Masterpieces of 17th Century Netherlandish Painting on View at Wallraf-Richartz-Museum

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Masterpieces of 17th Century Netherlandish Painting on View at Wallraf-Richartz-Museum
Abraham Blomaert, 1564-1651. A cottage with peasants milking goats
1620. Canvas: 68.9 x 91.4 cm. Frame: 94 x 116 x 9 cm

COLOGNE.- It is not rare for people to dream of calling a real Rembrandt their own, because the Dutch painter has attained mythical status the world over. But his fellow countryman George Kremer is one of the very few who has actually realised this “boy`s dream”. Rembrandt’s “Bust of an Old Man with Turban” is one of the highlights of his outstanding collection from the “Golden Age” of Netherlandish painting, which also features such masters as Gerrit Dou, Frans Hals, Pieter de Hooch, Abraham Bloemaerts, Gerrit van Honthorst and Michiel Sweerts.

With Rembrandt, A Boyhood Dream, the Kremer Collection will be shown for the first time in its entirety in a dedicated exhibition. For this the Wallraf has dispensed with the typical ap-proach of grouping paintings by genre or school, and come up with a surprise that bridges the centuries: the celebrated design office concrete in Amsterdam has custom made an ultra-modern, exhibition space specially for the show. So now the old Netherlandish masters will be brought face to face with the hippest side of Holland.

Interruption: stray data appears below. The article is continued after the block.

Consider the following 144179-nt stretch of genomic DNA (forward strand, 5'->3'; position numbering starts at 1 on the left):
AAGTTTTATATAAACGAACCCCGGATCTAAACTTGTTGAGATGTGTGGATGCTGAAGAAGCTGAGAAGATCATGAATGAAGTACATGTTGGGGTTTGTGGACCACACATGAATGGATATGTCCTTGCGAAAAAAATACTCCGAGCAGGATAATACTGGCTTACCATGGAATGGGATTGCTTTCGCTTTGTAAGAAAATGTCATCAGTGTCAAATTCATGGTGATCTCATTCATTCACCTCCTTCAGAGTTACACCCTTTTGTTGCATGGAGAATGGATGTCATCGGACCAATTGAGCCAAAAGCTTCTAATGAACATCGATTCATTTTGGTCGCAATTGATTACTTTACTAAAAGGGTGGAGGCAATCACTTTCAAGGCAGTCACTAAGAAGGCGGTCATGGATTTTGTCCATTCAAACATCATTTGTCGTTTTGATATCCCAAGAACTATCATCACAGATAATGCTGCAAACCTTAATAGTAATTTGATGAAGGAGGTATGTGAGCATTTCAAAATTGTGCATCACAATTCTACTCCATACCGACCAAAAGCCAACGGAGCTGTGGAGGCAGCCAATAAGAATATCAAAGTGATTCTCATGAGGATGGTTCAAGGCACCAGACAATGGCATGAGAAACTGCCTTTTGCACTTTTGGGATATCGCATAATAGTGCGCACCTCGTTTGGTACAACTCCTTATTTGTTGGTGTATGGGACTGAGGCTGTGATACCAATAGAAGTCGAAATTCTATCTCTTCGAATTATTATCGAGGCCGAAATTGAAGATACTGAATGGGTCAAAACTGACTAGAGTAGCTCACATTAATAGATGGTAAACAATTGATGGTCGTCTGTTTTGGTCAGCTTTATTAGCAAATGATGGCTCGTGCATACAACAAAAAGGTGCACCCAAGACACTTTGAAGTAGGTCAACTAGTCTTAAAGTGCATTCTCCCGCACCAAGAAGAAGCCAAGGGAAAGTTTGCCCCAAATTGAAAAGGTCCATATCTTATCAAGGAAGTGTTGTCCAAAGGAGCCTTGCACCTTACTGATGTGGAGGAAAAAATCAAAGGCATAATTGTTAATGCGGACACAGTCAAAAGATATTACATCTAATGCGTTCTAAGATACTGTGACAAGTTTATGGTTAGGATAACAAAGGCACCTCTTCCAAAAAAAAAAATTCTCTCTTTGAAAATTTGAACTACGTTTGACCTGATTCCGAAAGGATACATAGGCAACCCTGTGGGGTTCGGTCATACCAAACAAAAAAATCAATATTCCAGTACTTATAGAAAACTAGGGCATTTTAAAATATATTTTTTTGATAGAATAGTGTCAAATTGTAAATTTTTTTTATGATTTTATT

The Kremer Collection is conceived of more along museum lines, and has less to do with personal taste. Such that the last self-portrait by Adriaen Hanneman is no less at home in the collection than Gerrit van Honthorst’s “St Peter Doing Penance” or Rembrandt’s “Bust of an Old Man with Turban”. The latter was acquired by husband and wife George and Ilone Kremer in 1995. At that time the painting was still attributed to Jacques des Rousseaux. But two years of intensive research by the Rembrandt Research Project demonstrated that the work is in fact a genuine Rembrandt. So

George Kremer already fulfilled his boy`s dream as he set out on his career as a collector. In just thirteen breathtakingly short years, the Kremers have brought together no fewer than 49 such masterpieces. Their goal was and is to create and preserve a collection of paintings that will awaken and foster enthusiasm for the Dutch and Flemish schools of the 17th cen-tury.

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July 15, 2008

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